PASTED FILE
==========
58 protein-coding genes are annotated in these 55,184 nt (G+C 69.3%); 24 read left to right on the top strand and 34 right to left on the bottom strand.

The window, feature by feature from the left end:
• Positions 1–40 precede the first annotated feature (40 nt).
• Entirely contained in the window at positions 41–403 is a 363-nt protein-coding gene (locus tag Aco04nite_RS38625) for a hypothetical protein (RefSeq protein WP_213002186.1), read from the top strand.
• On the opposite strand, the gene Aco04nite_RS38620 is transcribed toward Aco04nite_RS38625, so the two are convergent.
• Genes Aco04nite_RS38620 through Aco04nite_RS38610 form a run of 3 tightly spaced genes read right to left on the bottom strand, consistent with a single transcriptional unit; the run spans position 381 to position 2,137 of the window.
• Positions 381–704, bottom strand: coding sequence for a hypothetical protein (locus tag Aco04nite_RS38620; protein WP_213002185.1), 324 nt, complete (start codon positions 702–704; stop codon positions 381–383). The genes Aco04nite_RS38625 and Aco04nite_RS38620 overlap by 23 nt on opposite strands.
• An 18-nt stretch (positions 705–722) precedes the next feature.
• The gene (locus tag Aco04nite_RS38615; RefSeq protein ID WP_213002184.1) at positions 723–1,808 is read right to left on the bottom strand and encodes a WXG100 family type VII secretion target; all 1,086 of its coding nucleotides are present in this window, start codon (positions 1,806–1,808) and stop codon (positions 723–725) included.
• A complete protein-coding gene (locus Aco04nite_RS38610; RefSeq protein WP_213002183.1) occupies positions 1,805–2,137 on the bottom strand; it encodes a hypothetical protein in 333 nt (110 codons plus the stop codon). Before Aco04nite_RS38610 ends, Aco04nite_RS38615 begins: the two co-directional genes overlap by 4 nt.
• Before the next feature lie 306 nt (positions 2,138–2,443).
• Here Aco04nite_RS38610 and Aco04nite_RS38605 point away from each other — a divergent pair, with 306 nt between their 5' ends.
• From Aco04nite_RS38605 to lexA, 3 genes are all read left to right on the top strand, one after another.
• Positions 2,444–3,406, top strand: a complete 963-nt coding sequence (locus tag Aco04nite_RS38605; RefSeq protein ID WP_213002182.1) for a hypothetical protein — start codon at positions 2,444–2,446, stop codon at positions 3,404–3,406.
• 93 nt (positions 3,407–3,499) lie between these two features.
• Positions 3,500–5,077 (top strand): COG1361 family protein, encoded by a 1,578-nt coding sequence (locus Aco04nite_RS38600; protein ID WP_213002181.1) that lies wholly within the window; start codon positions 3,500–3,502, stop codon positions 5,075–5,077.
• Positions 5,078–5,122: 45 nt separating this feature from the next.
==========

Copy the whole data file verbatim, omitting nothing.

58 protein-coding genes are annotated in these 55,184 nt (G+C 69.3%); 24 read left to right on the top strand and 34 right to left on the bottom strand.

The window, feature by feature from the left end:
• Positions 1–40 precede the first annotated feature (40 nt).
• Entirely contained in the window at positions 41–403 is a 363-nt protein-coding gene (locus tag Aco04nite_RS38625) for a hypothetical protein (RefSeq protein WP_213002186.1), read from the top strand.
• On the opposite strand, the gene Aco04nite_RS38620 is transcribed toward Aco04nite_RS38625, so the two are convergent.
• Genes Aco04nite_RS38620 through Aco04nite_RS38610 form a run of 3 tightly spaced genes read right to left on the bottom strand, consistent with a single transcriptional unit; the run spans position 381 to position 2,137 of the window.
• Positions 381–704, bottom strand: coding sequence for a hypothetical protein (locus tag Aco04nite_RS38620; protein WP_213002185.1), 324 nt, complete (start codon positions 702–704; stop codon positions 381–383). The genes Aco04nite_RS38625 and Aco04nite_RS38620 overlap by 23 nt on opposite strands.
• An 18-nt stretch (positions 705–722) precedes the next feature.
• The gene (locus tag Aco04nite_RS38615; RefSeq protein ID WP_213002184.1) at positions 723–1,808 is read right to left on the bottom strand and encodes a WXG100 family type VII secretion target; all 1,086 of its coding nucleotides are present in this window, start codon (positions 1,806–1,808) and stop codon (positions 723–725) included.
• A complete protein-coding gene (locus Aco04nite_RS38610; RefSeq protein WP_213002183.1) occupies positions 1,805–2,137 on the bottom strand; it encodes a hypothetical protein in 333 nt (110 codons plus the stop codon). Before Aco04nite_RS38610 ends, Aco04nite_RS38615 begins: the two co-directional genes overlap by 4 nt.
• Before the next feature lie 306 nt (positions 2,138–2,443).
• Here Aco04nite_RS38610 and Aco04nite_RS38605 point away from each other — a divergent pair, with 306 nt between their 5' ends.
• From Aco04nite_RS38605 to lexA, 3 genes are all read left to right on the top strand, one after another.
• Positions 2,444–3,406, top strand: a complete 963-nt coding sequence (locus tag Aco04nite_RS38605; RefSeq protein ID WP_213002182.1) for a hypothetical protein — start codon at positions 2,444–2,446, stop codon at positions 3,404–3,406.
• 93 nt (positions 3,407–3,499) lie between these two features.
• Positions 3,500–5,077 (top strand): COG1361 family protein, encoded by a 1,578-nt coding sequence (locus Aco04nite_RS38600; protein ID WP_213002181.1) that lies wholly within the window; start codon positions 3,500–3,502, stop codon positions 5,075–5,077.
• Positions 5,078–5,122: 45 nt separating this feature from the next.